Effects for people with one or more chronic health conditions or who may take the supplement for a longer duration may differ.
Who should not take turmeric supplements
Individuals who should avoid taking turmeric supplements include those on certain medications, including blood thinning agents like coumadin (warfarin) and aspirin.
Pregnant and breastfeeding women should avoid taking turmeric in supplement form because its safety in these populations has not been established.
Those with gallstones should not take supplemental turmeric because it stimulates bile production. Caution should be taken for any disease that is present.
How much turmeric should you take?
Curcumin is usually found in turmeric supplements. According to the Joint United Nations and World Health Organization Expert Committee on Food Additives and The European Food Safety Authority, Adequate Daily Intake or ADI of curcumin is considered 0-3 mg/kg of body weight.
For someone weighing 150 pounds taking 3 mg per kg, this would be 150/2.2 = 68 kg x 3 mg = 205 mg.
Pros and Cons of Culinary Turmeric
Turmeric enhances food flavors with an earthy taste. The intense flavor adds zest to tea, beans, rice, tuna, chicken, tofu, or egg salad. Depending on your tastebuds, the pungency of turmeric can be off-putting.
This powder colors food with its yellow-orange hue, making it desirable in certain dishes. Using turmeric may help you avoid artificial food coloring or lower your sodium intake.
This golden spice exhibits some preservative and antimicrobial effects on breads, meats, and beans helping keep food safe to eat.
How to consume turmeric daily
Curcumin is generally recognized as safe (GRAS) when used in commercial and home preparations. Various foods and beverages pair well with a sprinkle of turmeric powder or grated turmeric root.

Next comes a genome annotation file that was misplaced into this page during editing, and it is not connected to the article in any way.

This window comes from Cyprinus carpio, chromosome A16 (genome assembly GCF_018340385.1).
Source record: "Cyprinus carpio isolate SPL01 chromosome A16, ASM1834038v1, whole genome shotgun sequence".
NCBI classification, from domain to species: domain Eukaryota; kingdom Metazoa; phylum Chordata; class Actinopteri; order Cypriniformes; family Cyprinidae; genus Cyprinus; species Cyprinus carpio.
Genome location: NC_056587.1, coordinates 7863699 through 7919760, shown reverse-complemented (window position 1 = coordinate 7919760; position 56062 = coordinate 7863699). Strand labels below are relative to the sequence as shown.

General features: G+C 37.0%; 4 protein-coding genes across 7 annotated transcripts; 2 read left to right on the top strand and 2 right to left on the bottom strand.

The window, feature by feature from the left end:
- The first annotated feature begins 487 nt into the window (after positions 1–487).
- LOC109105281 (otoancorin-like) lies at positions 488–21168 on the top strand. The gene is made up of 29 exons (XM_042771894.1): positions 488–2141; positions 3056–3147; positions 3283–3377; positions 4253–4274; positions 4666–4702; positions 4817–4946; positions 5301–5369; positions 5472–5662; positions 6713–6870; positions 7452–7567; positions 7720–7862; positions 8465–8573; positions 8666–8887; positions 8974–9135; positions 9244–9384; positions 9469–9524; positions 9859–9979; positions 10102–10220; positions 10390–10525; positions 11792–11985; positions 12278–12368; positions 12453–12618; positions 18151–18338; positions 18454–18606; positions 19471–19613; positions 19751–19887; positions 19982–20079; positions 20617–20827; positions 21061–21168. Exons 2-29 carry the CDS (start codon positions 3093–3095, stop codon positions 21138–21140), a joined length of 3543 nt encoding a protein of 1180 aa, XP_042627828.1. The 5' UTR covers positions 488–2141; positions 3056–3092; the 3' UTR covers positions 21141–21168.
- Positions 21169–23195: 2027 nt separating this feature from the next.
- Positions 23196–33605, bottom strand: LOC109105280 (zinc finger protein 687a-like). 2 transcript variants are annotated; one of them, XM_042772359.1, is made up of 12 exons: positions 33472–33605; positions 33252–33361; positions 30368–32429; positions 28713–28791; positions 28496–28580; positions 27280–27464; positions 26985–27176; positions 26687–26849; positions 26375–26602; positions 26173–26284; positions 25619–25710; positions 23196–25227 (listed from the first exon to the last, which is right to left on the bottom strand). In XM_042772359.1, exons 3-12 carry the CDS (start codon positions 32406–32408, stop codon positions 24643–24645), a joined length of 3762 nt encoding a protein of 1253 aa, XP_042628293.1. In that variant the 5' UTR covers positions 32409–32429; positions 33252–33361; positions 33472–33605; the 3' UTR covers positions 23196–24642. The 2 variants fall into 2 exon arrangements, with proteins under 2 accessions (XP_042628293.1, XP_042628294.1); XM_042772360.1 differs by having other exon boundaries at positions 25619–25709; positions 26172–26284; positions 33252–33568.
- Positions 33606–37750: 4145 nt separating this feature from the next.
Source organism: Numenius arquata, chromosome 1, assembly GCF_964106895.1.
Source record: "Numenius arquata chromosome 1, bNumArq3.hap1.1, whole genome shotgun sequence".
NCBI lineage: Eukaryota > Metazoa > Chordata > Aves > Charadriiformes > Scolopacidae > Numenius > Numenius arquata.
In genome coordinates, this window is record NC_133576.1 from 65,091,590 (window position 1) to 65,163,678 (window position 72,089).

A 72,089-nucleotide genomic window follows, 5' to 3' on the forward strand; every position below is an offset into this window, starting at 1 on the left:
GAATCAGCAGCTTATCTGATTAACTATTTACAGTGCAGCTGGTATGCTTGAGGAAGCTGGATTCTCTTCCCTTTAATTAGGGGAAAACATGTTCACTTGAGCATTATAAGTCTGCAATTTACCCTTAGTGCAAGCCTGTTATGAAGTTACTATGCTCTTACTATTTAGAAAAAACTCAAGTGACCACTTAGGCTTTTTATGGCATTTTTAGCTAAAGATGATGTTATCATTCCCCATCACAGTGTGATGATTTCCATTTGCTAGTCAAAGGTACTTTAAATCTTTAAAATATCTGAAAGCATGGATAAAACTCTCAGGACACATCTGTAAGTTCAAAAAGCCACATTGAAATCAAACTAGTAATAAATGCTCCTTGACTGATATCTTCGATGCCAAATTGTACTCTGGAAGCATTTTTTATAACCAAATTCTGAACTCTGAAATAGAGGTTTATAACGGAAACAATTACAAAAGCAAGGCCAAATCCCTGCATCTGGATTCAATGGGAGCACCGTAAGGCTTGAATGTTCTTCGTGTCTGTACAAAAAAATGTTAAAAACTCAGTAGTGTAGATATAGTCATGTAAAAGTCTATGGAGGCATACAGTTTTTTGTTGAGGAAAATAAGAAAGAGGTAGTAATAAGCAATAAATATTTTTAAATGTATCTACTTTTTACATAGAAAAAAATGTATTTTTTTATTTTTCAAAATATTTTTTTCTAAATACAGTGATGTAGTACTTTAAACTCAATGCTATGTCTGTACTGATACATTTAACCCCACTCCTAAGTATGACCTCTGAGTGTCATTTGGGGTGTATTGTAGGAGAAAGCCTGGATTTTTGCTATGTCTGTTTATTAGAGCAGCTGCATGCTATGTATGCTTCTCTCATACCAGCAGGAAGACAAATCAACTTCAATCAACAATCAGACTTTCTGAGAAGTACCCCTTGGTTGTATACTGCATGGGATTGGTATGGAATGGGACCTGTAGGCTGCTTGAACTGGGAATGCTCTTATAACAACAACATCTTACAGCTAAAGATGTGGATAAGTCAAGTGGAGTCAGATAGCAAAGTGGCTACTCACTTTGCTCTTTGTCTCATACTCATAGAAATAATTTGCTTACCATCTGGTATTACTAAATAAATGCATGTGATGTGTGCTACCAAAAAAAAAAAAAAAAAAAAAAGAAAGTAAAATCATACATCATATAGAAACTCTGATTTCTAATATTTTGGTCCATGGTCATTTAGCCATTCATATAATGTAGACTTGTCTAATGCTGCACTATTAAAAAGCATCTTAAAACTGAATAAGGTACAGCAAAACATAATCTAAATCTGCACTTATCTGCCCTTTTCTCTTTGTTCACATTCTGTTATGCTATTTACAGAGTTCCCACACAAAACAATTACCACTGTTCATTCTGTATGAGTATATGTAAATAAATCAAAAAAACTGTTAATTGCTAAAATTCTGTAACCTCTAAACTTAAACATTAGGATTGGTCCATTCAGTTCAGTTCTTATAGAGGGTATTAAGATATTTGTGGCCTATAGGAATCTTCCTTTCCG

● Deviled eggs
● Main dishes
Further, this promising health-promoting pigment is labeled to be GRAS at amounts up to 20 mg of curcumin per serving. Adverse effects, though rare, can be observed in parts upwards of 8-12 grams/day.
What is turmeric made from?
Turmeric (Curcuma longa L) comes from a naturally grown spice in the ginger family. Some know it as Indian saffron because of its golden color. The substance giving turmeric its health-healing prowess is curcumin, a polyphenol and bright orange plant pigment.
Turmeric contains unstable oils, zingiberene, and turmerone, which have antispasmodic and antibacterial effects. This rhizomatic root spice also contains curcumin, which has antiplatelet and anti-inflammatory actions.
How do you maximize the benefits of turmeric?
Because this spice’s bioavailability (ability to be absorbed into the bloodstream to reap value) is limited, absorption is increased by using turmeric with fat and black pepper. An ingredient in black pepper called piperine aids with absorption.
Turmeric contains various vitamins and minerals; however, the amounts compared to our needs are negligible in quantities typically consumed.
The curcumin in turmeric does show promise of being beneficial for lowering cholesterol levels, pain relief from knee osteoarthritis, fighting inflammation, and several other health issues.
The dosage and form of turmeric or curcumin used in studies varied and the type and amount needed for benefit remains unknown. If you enjoy turmeric, use it to flavor your food. Adding black pepper and oil to the dish will improve absorption. The small amount needed for flavoring is safe.
Turmeric is safe to use in cooking, and if not taken excessively, curcumin is safe for most people in supplemental form.